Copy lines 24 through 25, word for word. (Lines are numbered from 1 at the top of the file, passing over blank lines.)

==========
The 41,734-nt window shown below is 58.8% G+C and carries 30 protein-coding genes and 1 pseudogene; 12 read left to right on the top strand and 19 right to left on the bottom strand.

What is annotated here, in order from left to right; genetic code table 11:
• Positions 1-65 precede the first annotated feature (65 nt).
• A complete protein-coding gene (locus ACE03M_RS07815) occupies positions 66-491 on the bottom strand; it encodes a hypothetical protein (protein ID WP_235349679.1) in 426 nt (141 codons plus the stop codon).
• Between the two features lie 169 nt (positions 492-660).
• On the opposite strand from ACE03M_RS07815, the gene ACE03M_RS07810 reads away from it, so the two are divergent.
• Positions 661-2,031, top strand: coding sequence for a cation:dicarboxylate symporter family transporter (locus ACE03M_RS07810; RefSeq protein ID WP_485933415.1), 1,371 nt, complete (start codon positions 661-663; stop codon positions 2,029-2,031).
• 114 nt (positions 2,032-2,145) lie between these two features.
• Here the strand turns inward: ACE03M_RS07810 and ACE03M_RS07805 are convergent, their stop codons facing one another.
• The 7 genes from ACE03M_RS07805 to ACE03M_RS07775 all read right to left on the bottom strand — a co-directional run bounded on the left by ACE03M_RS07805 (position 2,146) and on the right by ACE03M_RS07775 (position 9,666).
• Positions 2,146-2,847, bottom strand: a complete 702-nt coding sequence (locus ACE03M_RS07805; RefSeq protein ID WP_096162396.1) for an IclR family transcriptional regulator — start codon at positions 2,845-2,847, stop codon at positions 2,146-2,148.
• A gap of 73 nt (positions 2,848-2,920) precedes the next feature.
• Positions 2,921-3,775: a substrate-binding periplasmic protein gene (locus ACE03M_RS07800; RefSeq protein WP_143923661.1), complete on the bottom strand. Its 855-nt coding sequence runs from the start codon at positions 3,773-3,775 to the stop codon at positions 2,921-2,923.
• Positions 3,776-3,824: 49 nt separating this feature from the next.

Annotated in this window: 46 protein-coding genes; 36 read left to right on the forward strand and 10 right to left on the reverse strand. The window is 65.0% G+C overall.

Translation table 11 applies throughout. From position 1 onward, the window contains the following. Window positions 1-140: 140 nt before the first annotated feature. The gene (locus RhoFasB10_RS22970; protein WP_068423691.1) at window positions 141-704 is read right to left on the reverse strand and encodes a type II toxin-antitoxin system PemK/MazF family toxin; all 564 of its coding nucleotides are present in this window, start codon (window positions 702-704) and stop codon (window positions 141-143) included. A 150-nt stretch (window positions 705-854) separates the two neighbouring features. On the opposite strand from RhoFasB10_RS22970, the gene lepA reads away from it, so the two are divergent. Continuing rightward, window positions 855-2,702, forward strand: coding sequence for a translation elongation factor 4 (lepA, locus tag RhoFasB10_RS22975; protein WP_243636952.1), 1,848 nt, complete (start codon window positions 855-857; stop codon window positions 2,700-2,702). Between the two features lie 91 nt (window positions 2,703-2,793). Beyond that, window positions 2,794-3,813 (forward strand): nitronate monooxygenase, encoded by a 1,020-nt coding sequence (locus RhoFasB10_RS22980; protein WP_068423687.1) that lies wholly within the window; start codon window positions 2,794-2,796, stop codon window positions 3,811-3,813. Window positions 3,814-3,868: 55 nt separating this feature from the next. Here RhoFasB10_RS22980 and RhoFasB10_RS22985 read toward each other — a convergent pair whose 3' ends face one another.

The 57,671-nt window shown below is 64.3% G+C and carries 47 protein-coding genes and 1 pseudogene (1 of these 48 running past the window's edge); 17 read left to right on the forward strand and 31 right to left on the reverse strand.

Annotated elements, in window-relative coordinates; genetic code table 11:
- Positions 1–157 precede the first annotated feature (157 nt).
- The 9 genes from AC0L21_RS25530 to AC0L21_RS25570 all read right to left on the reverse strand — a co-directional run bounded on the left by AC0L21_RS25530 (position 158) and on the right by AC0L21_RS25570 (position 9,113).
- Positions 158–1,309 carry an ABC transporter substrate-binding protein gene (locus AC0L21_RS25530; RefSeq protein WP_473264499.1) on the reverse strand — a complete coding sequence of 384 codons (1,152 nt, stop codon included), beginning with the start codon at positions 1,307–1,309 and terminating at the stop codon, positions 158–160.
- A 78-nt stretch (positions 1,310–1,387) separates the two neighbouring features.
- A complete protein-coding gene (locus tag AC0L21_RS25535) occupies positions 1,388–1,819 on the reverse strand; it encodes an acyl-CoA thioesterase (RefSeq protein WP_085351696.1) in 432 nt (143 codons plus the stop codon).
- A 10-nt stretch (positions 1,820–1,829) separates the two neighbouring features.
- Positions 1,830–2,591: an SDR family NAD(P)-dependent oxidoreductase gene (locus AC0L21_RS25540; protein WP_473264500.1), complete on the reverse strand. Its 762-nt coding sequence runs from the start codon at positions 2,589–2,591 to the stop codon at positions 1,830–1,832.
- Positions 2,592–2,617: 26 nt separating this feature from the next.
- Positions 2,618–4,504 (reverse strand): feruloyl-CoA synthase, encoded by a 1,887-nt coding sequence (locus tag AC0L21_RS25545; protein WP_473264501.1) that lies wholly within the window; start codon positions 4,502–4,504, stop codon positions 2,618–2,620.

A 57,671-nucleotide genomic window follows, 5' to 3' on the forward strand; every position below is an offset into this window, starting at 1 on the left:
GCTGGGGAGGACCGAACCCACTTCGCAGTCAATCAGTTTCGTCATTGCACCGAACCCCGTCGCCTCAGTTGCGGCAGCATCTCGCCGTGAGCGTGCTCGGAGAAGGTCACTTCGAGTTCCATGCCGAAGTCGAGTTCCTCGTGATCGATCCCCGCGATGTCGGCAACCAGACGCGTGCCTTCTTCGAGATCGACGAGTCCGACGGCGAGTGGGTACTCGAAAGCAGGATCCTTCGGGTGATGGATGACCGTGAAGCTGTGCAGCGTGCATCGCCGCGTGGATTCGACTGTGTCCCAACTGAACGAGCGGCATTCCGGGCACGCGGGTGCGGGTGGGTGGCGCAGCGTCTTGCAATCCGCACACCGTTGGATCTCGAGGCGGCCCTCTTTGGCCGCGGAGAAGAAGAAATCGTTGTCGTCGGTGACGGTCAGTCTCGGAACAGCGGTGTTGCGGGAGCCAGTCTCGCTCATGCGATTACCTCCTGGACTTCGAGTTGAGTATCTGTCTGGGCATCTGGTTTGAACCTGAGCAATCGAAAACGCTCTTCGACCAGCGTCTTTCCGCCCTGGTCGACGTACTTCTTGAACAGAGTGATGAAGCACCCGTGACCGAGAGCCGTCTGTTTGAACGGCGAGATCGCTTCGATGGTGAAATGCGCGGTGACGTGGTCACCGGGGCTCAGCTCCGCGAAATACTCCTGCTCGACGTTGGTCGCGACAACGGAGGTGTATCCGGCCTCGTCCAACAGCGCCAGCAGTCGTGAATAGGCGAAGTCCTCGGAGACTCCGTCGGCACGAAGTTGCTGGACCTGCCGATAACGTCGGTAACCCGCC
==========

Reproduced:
- A 10-nt stretch (positions 1,820–1,829) separates the two neighbouring features.
- Positions 1,830–2,591: an SDR family NAD(P)-dependent oxidoreductase gene (locus AC0L21_RS25540; protein WP_473264500.1), complete on the reverse strand. Its 762-nt coding sequence runs from the start codon at positions 2,589–2,591 to the stop codon at positions 1,830–1,832.